BIOL 221 spring 2011 EXAM I

BIOL 221 spring 2011 EXAM I - Biol 221 Spring 2011...

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Biol 221 Spring 2011 NAME________________ KEY _______________________ Exam 1 [TEAR OFF THE FIRST PAGE OF THE EXAM AND HAND IT IN WITH THE SCANTRON.] Short Answer. 25 points (5 points each). 1. How do each of the following contribute to the resistance of endospores to harsh environments? On the diagram of a spore, label where you would find each of them . Peptidoglycan Spongy – soaks up water from the core to dry it out – protects against heat damage Spore Coat Dense potein – protects against UV and chemical damage – keeps from drying out too much Small Acid-Soluble Proteins (in core) DNA wrapped around these is inactive – no replication and no metabolism (+0.5 for each label and for each answer) What are the first two unique steps in endospore formation (i.e. they happen during sporulation, but nowhere else among bacteria)? asymmetric division mother cell engulfs (endocytoses) the forespore (+1 each) 2. Give a specific example of how protein primary structure influences the shape and therefore the function of a protein. (The amino acid structures are on the back page of the exam.) Then give a specific example of how protein function depends on the protein being flexible and able to move. There are many examples. The basic idea is that if an amino acid's R-group has properties that make it important for structure (-OH, -SH, -NH2, -COO-, benzene ring, etc.), and if it is replaced by an amino acid from a different class, then the structure will be changed and the protein's function will be altered. (+3) You need to cite specific amino acid changes: e.g. lysine (+ charge) changed for aspartate (- charge) and their effects (break ionic interactions) to receive full credit for this part. Examples of flexibility: rocker-switch transporters, induced fit of enzyme and substrate, rotary ATP Synthase, Flagella, Bacteriorhodopsin proton pump . . . many more. (+1 for name of protein and +1 for brief explanation of how flexibility is necessary)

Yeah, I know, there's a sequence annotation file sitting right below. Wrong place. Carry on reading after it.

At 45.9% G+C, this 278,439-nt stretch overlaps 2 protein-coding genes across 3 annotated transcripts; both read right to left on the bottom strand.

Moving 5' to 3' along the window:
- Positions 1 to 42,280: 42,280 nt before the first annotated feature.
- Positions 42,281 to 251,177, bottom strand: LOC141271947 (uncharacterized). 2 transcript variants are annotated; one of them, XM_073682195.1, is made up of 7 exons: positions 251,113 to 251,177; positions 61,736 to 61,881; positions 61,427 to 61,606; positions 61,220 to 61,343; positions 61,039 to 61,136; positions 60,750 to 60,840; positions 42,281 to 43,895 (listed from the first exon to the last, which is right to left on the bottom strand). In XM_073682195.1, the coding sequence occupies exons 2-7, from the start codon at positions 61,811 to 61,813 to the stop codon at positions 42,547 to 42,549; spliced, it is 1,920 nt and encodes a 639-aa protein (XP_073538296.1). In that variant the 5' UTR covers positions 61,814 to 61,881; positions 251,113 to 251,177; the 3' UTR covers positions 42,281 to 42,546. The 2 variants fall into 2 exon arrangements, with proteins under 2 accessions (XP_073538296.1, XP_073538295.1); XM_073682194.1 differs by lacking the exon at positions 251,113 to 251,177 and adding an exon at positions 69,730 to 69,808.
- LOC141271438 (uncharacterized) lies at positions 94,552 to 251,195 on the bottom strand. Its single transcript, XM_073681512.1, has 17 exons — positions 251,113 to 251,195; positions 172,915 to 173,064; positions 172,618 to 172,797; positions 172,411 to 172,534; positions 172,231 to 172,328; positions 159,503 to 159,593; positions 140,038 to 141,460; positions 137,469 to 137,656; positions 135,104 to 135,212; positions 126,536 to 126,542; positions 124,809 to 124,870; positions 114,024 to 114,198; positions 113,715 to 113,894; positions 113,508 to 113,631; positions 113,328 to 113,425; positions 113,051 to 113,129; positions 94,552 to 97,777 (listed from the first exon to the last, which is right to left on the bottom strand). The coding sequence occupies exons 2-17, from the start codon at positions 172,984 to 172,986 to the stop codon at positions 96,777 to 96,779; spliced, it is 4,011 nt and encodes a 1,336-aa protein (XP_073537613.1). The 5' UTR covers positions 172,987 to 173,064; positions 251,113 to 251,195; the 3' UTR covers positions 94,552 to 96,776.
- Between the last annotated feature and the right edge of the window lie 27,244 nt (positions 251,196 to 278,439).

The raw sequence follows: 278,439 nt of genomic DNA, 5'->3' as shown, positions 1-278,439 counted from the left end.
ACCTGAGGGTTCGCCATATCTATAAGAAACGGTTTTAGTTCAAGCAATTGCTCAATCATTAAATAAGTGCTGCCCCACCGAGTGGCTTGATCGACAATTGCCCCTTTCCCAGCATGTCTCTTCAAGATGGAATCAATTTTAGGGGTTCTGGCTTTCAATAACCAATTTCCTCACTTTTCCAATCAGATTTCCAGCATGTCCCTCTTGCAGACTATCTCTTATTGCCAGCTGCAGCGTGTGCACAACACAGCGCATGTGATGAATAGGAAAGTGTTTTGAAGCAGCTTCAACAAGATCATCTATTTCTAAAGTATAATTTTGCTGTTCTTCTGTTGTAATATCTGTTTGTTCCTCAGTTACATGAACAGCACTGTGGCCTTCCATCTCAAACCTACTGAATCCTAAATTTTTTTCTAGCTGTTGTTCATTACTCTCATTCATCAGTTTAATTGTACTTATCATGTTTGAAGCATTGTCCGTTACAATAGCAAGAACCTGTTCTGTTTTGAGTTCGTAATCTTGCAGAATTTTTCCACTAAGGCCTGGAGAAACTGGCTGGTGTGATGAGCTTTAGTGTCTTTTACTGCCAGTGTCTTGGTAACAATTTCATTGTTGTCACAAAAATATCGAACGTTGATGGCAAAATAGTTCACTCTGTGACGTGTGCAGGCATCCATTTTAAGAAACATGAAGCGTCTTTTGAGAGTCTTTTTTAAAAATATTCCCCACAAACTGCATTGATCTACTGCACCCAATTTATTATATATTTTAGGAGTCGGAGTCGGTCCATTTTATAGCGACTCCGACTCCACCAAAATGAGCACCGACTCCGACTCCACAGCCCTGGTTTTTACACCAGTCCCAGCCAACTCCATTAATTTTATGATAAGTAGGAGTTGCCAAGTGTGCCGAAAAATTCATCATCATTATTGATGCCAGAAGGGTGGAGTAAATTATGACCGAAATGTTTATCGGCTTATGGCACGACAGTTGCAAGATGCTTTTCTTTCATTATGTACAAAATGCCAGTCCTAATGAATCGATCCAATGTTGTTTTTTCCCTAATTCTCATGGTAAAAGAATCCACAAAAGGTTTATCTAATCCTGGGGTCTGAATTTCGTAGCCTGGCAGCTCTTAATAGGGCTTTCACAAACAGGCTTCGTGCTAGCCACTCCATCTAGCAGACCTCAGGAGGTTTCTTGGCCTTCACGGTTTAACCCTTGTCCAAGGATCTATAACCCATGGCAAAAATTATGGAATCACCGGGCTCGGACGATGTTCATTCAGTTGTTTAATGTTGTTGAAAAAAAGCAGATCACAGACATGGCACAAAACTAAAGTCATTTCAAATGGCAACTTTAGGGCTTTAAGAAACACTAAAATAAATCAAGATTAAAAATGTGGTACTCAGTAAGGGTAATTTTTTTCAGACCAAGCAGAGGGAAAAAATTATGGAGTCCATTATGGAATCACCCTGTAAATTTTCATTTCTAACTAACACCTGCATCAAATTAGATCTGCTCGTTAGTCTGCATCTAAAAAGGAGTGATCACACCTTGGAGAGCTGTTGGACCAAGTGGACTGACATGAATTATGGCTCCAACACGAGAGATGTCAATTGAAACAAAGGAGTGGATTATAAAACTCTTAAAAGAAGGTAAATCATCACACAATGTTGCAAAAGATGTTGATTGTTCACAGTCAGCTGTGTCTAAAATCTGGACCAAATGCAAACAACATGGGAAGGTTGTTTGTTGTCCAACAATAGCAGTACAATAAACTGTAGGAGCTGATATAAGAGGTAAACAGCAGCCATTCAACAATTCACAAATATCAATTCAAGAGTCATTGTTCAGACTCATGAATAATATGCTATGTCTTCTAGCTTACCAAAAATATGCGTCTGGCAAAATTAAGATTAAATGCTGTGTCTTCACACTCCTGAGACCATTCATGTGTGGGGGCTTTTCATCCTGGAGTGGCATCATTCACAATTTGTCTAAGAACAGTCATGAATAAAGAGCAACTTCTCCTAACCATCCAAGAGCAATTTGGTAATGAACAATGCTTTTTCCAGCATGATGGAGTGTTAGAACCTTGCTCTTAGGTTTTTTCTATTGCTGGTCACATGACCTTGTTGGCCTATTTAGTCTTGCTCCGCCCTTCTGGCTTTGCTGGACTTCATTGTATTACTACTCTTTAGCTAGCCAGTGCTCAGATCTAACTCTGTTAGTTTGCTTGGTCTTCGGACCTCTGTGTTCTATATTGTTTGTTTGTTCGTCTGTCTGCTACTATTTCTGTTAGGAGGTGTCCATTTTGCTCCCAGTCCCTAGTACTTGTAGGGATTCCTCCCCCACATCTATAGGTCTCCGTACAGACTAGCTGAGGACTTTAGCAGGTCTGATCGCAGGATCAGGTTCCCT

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3. You have a culture of unknown bacterial cells. How would you tell if they were Gram positive or Gram negative by each of the following methods: light microscopy Gram stain – purple = G+, pink = G- electron microscopy Look for one (G+) or two (G-) membranes; Look for thin (G-) or thick (G+) peptidoglycan chemical analysis of (i.e. identifying a list of chemicals that compose) the cell wall Look for teichoic acids, glycine, or lysine in G+ cell wall chemical analysis of the cell membrane(s) Look for LPS in G- outer membrane fluorescence microscopy with fluorescent tags on a specific protein Fluorescently tag a periplasmic or outer membrane protein to demonstrate G- (e.g. porin, lipoprotein, periplasmic binding protein, Type III secretion needle complex, etc.) . (+1 each) 4. Sketch a bacterial growth curve, label the x- and y-axes, and show on the growth curve where each of the following determines the shape of the curve: A. binary fission B. persister cells C. secondary metabolism D. adaptation to new growth media
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This note was uploaded on 03/07/2011 for the course BIOL 221 taught by Professor Walter during the Spring '08 term at Purdue.

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BIOL 221 spring 2011 EXAM I - Biol 221 Spring 2011...

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